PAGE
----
The Blue Zones

9 Lessons for Living Longer From the People Who've Lived the Longest

by Dan Buettner

Number of pages: 336

Publisher: National Geographic

BBB Library: Personal Success

ISBN: 978-1426209482

About the Author

Dan Buettner is a National Geographic Fellow and New York Times bestselling author. He is an explorer, educator, author, producer, storyteller and public speaker.


Editorial Review

The way to learn longevity secrets is to find a culture, a Blue Zone, where the proportion of healthy 90- or 100-year-olds to the overall population is unusually high. The world’s healthiest, longest-lived people have many things to teach us about living longer, richer lives.To identify the secrets of longevity, our team of demographers, medical scientists, and journalists traveled to the Blue Zones–five of the healthiest corners of the globe–where a remarkably high rate of the longest-living people manage to avoid many of the killing diseases. In each of the Blue Zones, we used a survey developed in collaboration with the National Institute on Aging to identify the lifestyle components that help explain the area’s longevity–what the inhabitants choose to eat, how much physical activity they get, how they socialize, what traditional medicine they use, and so forth. We looked for the common ingredients and came up with a cross-cultural distillation of the best practices of health: the nine lessons of living longer. Our quest was for a true fountain of youth, though this fountain doesn’t spring from the ground but comes to us through centuries of trial and error.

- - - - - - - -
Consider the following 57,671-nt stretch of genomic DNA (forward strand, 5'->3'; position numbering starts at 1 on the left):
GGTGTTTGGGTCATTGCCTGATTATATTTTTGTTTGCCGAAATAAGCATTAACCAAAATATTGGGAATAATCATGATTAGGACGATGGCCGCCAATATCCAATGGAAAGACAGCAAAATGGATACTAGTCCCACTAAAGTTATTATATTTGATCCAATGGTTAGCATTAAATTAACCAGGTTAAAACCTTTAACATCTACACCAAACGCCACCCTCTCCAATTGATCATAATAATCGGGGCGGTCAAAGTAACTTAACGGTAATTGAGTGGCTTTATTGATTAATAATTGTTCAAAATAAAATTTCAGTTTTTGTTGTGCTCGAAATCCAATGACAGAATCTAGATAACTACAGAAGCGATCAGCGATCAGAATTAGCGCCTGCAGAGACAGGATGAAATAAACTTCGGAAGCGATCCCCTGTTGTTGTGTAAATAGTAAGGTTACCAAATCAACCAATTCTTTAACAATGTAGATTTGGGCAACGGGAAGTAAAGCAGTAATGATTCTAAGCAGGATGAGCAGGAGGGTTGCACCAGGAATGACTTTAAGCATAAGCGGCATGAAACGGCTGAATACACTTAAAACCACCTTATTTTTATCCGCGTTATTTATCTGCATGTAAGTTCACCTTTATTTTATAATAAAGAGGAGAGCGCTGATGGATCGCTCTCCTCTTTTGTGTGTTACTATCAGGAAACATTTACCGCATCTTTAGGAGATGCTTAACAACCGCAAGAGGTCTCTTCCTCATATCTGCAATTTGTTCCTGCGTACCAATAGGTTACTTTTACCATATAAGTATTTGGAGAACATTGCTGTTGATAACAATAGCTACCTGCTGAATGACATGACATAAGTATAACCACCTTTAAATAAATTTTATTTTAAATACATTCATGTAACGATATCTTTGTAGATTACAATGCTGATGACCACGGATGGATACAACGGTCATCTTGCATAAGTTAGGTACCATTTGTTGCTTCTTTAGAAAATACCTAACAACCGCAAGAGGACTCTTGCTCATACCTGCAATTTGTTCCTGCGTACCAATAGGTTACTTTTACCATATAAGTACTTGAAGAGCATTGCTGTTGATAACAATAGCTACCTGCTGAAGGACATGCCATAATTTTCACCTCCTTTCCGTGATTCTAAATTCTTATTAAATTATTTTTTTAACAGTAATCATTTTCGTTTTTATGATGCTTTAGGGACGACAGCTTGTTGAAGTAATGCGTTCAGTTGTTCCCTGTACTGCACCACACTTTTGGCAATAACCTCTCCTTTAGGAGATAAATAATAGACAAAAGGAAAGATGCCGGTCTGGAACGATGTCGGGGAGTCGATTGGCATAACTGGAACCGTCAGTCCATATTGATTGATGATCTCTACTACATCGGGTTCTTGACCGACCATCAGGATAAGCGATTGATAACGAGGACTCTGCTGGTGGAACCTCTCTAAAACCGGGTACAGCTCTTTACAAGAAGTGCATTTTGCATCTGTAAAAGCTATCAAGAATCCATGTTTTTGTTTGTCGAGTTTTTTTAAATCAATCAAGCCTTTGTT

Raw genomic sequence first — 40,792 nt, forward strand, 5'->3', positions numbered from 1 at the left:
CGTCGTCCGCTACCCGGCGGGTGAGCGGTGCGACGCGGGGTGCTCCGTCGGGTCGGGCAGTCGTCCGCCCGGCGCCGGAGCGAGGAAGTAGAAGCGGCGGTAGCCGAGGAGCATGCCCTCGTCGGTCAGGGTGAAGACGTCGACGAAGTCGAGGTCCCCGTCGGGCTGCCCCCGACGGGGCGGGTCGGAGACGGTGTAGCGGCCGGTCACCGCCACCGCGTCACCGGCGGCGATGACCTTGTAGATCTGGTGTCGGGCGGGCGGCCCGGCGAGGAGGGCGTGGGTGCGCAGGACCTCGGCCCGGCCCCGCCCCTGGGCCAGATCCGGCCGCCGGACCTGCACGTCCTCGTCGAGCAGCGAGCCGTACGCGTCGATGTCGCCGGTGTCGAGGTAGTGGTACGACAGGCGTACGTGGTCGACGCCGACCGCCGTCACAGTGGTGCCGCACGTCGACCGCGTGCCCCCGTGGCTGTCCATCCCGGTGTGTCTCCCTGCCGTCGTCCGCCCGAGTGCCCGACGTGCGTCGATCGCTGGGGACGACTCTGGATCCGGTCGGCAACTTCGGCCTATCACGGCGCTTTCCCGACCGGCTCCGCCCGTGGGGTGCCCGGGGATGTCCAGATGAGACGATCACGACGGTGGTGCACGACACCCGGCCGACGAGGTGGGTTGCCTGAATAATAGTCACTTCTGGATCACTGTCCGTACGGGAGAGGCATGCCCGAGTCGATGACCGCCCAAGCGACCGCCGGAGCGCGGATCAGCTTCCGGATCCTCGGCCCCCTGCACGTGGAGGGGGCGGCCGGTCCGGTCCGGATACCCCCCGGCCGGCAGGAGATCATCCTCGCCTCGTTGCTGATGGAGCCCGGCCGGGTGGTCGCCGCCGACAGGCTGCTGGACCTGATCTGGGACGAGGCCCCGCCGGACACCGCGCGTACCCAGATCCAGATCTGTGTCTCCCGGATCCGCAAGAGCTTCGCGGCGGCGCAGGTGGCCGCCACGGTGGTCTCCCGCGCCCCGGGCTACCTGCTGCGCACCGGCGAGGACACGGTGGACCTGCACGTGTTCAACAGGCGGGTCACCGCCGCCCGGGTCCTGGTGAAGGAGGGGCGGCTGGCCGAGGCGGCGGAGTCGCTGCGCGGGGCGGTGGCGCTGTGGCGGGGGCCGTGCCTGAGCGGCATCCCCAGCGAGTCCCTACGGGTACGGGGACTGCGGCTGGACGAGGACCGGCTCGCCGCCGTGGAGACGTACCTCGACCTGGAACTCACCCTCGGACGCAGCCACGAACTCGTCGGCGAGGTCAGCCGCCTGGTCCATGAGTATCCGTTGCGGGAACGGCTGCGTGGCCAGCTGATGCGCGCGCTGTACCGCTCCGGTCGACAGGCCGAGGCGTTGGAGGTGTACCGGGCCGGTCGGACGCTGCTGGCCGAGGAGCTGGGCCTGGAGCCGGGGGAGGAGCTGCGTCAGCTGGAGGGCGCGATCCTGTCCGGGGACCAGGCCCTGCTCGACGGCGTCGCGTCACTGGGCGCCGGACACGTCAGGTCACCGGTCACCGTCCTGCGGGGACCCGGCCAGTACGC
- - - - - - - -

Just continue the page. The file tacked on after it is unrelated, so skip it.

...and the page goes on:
Book Reviews

“The basic premise of this book is that there is no one ingredient to longevity. Aging is inevitable, as there is no ‘brake’ for slowing it down. The name of the game is to keep from pushing the accelerator pedal so hard that we speed up the aging process. The average American, however, by living a fast and furious lifestyle, pushes that accelerator too hard and too much” — Tico

“Buettner is a very enjoyable writer, I see why he's had work from National Geographic for so long, and it's great to see important life lessons being shared in the most accessible way possible, which is what he does perfectly in this book.”— Vomad Life

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Wisdom to Share

Longevity all-stars don’t run marathons or compete in triathlons; instead, they engage in regular, low-intensity physical activity as part of a daily work routine.

Make your lifestyle active; walk to the store, take a walking break at work instead of coffee break, or ride a bicycle.

The amount of food we eat is less a function of feeling full and more a matter of what’s around us.

Eat more slowly and focus on food. Slowing down allows time to sense and react to cues telling us we’re no longer hungry.

Only about 25 percent of how long we live is dictated by genes. The other 75 percent is determined by our lifestyles and the everyday choices we make.

Beans, whole grains, and garden vegetables are the cornerstones of all the longevity diets.

Extra protein gets converted to calories, and if not needed for activity, it eventually becomes fat.

Make beans, or tofu, the centerpiece of lunches and dinners. Tofu has been compared to bread in France or potatoes in Eastern Europe.

A recent study showed that those who eat nuts at least five times a week, two ounces per serving, had a rate of heart disease that was half that of those who rarely ate nuts.

Clinical nutritionists usually tell people to stay away from fatty foods including nuts. However, it turned out that most of the fat in nuts is unsaturated fat.

Adventists also follow a vegetarian diet. Consuming fruits and vegetables is protective against a wide variety of cancers.